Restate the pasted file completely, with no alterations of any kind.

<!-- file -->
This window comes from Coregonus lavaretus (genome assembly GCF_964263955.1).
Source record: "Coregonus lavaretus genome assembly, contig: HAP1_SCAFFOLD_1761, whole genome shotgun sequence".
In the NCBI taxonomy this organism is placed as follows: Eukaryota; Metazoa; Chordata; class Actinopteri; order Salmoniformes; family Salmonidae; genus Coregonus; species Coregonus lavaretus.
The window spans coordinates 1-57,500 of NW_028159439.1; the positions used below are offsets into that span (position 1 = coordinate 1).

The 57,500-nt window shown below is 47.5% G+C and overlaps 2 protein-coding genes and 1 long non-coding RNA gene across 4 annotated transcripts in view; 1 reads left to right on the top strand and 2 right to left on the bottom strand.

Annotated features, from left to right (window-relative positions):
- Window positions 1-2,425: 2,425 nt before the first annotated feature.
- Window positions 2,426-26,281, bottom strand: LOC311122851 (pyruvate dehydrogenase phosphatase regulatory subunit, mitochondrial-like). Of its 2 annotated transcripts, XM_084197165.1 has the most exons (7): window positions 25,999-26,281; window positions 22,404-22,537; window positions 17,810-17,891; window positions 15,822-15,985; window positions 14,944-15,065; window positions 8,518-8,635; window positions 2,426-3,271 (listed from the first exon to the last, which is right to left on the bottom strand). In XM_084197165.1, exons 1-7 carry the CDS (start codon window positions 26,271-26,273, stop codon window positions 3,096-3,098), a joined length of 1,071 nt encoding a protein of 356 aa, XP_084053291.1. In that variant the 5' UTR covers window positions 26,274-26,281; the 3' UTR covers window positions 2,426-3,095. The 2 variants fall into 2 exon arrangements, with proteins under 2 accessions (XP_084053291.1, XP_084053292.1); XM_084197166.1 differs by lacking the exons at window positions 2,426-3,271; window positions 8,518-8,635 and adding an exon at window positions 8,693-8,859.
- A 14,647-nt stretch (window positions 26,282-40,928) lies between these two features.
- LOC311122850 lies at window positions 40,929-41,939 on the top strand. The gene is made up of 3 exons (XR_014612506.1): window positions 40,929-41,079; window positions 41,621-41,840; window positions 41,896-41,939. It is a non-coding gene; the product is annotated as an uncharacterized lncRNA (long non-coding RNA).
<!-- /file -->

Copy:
This window comes from Coregonus lavaretus (genome assembly GCF_964263955.1).
Source record: "Coregonus lavaretus genome assembly, contig: HAP1_SCAFFOLD_1761, whole genome shotgun sequence".
In the NCBI taxonomy this organism is placed as follows: Eukaryota; Metazoa; Chordata; class Actinopteri; order Salmoniformes; family Salmonidae; genus Coregonus; species Coregonus lavaretus.
The window spans coordinates 1-57,500 of NW_028159439.1; the positions used below are offsets into that span (position 1 = coordinate 1).

The 57,500-nt window shown below is 47.5% G+C and overlaps 2 protein-coding genes and 1 long non-coding RNA gene across 4 annotated transcripts in view; 1 reads left to right on the top strand and 2 right to left on the bottom strand.

Annotated features, from left to right (window-relative positions):
- Window positions 1-2,425: 2,425 nt before the first annotated feature.
- Window positions 2,426-26,281, bottom strand: LOC311122851 (pyruvate dehydrogenase phosphatase regulatory subunit, mitochondrial-like). Of its 2 annotated transcripts, XM_084197165.1 has the most exons (7): window positions 25,999-26,281; window positions 22,404-22,537; window positions 17,810-17,891; window positions 15,822-15,985; window positions 14,944-15,065; window positions 8,518-8,635; window positions 2,426-3,271 (listed from the first exon to the last, which is right to left on the bottom strand). In XM_084197165.1, exons 1-7 carry the CDS (start codon window positions 26,271-26,273, stop codon window positions 3,096-3,098), a joined length of 1,071 nt encoding a protein of 356 aa, XP_084053291.1. In that variant the 5' UTR covers window positions 26,274-26,281; the 3' UTR covers window positions 2,426-3,095. The 2 variants fall into 2 exon arrangements, with proteins under 2 accessions (XP_084053291.1, XP_084053292.1); XM_084197166.1 differs by lacking the exons at window positions 2,426-3,271; window positions 8,518-8,635 and adding an exon at window positions 8,693-8,859.
- A 14,647-nt stretch (window positions 26,282-40,928) lies between these two features.
- LOC311122850 lies at window positions 40,929-41,939 on the top strand. The gene is made up of 3 exons (XR_014612506.1): window positions 40,929-41,079; window positions 41,621-41,840; window positions 41,896-41,939. It is a non-coding gene; the product is annotated as an uncharacterized lncRNA (long non-coding RNA).